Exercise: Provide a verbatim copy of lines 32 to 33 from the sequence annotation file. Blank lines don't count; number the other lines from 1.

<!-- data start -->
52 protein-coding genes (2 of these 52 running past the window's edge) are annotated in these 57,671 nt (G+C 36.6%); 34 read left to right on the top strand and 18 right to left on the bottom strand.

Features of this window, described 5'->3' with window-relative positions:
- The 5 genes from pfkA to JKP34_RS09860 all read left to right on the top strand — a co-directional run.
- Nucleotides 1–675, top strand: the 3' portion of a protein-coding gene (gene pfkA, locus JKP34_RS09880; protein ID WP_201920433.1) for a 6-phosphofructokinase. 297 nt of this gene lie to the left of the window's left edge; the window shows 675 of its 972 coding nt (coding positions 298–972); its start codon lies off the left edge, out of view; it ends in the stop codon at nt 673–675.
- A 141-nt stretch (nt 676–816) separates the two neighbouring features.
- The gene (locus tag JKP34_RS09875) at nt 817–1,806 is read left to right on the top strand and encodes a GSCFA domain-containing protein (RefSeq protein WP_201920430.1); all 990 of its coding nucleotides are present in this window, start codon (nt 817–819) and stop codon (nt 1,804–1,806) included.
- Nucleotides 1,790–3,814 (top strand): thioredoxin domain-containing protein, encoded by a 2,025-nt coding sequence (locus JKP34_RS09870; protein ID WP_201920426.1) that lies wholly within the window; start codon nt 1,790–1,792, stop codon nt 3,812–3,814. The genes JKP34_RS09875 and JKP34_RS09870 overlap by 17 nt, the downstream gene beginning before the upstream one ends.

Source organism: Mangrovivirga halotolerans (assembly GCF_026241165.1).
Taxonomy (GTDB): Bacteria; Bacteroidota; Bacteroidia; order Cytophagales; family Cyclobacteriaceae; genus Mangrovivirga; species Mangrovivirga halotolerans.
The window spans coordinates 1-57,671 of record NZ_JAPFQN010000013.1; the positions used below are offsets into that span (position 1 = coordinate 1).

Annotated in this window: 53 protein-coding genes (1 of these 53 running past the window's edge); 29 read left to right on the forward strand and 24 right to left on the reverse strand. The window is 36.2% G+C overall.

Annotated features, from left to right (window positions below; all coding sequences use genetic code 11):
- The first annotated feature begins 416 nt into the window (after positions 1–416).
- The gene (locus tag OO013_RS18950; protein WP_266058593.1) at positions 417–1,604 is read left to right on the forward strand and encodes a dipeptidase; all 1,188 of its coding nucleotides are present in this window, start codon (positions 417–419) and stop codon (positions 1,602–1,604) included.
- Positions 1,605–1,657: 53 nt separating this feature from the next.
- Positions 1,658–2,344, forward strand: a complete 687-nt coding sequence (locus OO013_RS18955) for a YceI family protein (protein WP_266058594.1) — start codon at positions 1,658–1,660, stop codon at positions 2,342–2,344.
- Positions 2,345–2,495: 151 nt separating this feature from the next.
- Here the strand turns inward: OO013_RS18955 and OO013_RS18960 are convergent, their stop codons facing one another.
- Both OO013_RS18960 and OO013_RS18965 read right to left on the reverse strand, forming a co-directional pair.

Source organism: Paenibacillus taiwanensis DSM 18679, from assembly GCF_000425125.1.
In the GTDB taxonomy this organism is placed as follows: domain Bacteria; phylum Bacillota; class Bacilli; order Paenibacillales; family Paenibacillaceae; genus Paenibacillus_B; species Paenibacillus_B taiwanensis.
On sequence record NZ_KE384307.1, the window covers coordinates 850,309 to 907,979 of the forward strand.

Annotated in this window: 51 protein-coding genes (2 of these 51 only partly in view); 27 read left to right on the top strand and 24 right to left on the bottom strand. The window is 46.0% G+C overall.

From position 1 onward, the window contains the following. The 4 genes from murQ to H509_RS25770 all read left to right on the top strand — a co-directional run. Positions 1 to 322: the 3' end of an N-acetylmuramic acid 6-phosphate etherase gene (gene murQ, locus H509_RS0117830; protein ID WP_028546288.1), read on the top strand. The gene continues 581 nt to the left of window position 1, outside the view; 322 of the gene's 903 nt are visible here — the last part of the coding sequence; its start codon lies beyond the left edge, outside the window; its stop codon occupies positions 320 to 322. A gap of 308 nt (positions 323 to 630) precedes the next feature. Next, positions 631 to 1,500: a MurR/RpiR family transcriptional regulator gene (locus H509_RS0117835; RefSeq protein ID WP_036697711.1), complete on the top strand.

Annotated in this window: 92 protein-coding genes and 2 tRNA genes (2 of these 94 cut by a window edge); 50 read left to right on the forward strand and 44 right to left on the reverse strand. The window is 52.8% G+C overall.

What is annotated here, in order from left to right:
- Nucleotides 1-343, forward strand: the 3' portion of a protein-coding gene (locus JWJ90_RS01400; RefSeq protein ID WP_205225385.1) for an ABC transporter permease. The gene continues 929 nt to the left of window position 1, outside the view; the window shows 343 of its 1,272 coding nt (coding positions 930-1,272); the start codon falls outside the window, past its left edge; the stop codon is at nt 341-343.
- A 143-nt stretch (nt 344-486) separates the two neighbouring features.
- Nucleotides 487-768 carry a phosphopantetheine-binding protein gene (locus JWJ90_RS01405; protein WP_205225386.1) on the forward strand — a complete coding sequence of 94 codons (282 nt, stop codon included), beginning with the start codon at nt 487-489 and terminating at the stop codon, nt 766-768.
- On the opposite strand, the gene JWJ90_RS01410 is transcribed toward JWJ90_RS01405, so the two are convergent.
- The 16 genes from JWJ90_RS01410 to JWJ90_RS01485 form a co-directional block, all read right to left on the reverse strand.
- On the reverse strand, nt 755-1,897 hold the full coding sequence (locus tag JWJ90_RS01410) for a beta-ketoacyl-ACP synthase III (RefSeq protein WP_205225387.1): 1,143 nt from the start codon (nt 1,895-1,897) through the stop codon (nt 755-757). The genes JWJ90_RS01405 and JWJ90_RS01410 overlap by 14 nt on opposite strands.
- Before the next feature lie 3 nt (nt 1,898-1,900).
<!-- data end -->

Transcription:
- On the reverse strand, nt 755-1,897 hold the full coding sequence (locus tag JWJ90_RS01410) for a beta-ketoacyl-ACP synthase III (RefSeq protein WP_205225387.1): 1,143 nt from the start codon (nt 1,895-1,897) through the stop codon (nt 755-757). The genes JWJ90_RS01405 and JWJ90_RS01410 overlap by 14 nt on opposite strands.
- Before the next feature lie 3 nt (nt 1,898-1,900).